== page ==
§ 106 of the Copyright Act lays out the exclusive rights a copyright owner has over the copyrighted work, including the exclusive right to distribute copies to the public.  17 U. S. C. §106(3).  The Copyright Act places limitations on these exclusive rights.  The statutory “first sale” doctrine provides: “Notwithstanding the provisions of section 106(3) [for exclusive distribution rights], the owner of a particular copy or phonorecord lawfully made under this title . . . is entitled, without the authority of the copyright owner, to sell or otherwise dispose of the possession of that copy or phonorecord.”  17 U. S. C. §109(a).  This means that once a copyright owner lawfully sells a copy of the copyrighted work, the purchaser of that copy, and subsequent owners, can dispose of that copy as they wish.  However, §602(a)(1) states that unauthorized importation into the U.S. of copies of a work that were acquired outside of the U.S. is an infringement of the copyright owner’s exclusive right to distribute.  Thus, §602 refers directly to §106(3).  In an older Supreme Court case, the Court held that §602(a)(1)’s reference to §106(3)’s exclusive distribution right incorporates the limitations of §106(3), including the first sale doctrine of §109.  Quality King Distributors, Inc. v. L’anza Research Int’l, Inc., 523 U. S. 135, 145 (1998).  However, the L’anza decision considered a copy that was manufactured in the U.S. and purchased abroad.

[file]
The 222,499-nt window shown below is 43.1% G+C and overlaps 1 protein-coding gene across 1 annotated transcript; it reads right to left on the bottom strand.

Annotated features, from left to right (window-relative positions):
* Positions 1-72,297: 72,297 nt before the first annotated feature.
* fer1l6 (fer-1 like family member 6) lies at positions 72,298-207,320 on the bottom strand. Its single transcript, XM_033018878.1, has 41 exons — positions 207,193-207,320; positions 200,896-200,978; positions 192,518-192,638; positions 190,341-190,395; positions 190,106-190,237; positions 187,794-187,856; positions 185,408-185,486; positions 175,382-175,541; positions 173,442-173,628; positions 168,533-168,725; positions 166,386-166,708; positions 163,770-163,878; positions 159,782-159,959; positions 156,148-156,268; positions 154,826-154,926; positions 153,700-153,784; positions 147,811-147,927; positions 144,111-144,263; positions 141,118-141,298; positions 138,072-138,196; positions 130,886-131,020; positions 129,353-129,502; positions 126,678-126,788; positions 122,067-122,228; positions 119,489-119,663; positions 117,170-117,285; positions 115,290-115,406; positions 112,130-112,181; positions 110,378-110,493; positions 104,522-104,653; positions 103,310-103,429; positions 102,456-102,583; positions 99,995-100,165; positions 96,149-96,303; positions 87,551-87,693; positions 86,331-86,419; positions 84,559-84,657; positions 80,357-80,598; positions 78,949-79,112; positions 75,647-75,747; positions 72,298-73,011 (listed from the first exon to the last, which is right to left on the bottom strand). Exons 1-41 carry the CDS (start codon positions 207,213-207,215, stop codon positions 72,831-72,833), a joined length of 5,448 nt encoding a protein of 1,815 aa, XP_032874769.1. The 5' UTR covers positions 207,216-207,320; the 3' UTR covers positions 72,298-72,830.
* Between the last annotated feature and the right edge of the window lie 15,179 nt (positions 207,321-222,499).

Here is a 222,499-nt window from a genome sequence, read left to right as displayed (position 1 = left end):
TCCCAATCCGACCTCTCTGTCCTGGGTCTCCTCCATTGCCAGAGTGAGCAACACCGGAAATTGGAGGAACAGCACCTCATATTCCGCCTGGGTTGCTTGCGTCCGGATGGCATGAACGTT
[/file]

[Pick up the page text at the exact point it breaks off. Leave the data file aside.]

The issue before the Supreme Court was whether the first sale doctrine protects a buyer of a copyrighted work lawfully manufactured abroad (whether § 109’s “lawfully made under this title” language creates a geographic limitation on the first sale doctrine).  The Court determined that it did.  “[A] nongeographical interpretation provides each word of the five-word phrase with a distinct purpose. The first two words of the phrase, ‘lawfully made,’ suggest an effort to distinguish those copies that were made lawfully from those that were not, and the last three words, ‘under this title,’ set forth the standard of ‘lawful[ness].’ Thus, the nongeographical reading is simple, it promotes a traditional copyright objective (combatting piracy), and it makes word-by-word linguistic sense.”  Wiley, Slip Op. P. 9.  To support its conclusion, the Court compared § 109(a)’s present language of  “lawfully made under this title” with its predecessor’s  “lawfully obtained” language.  Neither language mentions geography, and Congress had other reasons for editing the language text.

The Court did concede that a non-geographical interpretation would make it nearly impossible for copyright holders to divide foreign and domestic markets.  However, the Court did not see how this theory helped Wiley’s case because nothing in the Copyright Act suggests that a copyright holder is entitled to such a right.  “To the contrary, Congress enacted a copyright law that (through the ‘first sale’ doctrine) limits copyright holders’ ability to divide domestic markets. And that limitation is consistent with antitrust laws that ordinarily forbid market divisions.”  Wiley, Slip Op. P. 32.  As a result, the Court reversed, finding that the first sale doctrine extends to copies of copyrighted materials lawfully manufactured abroad.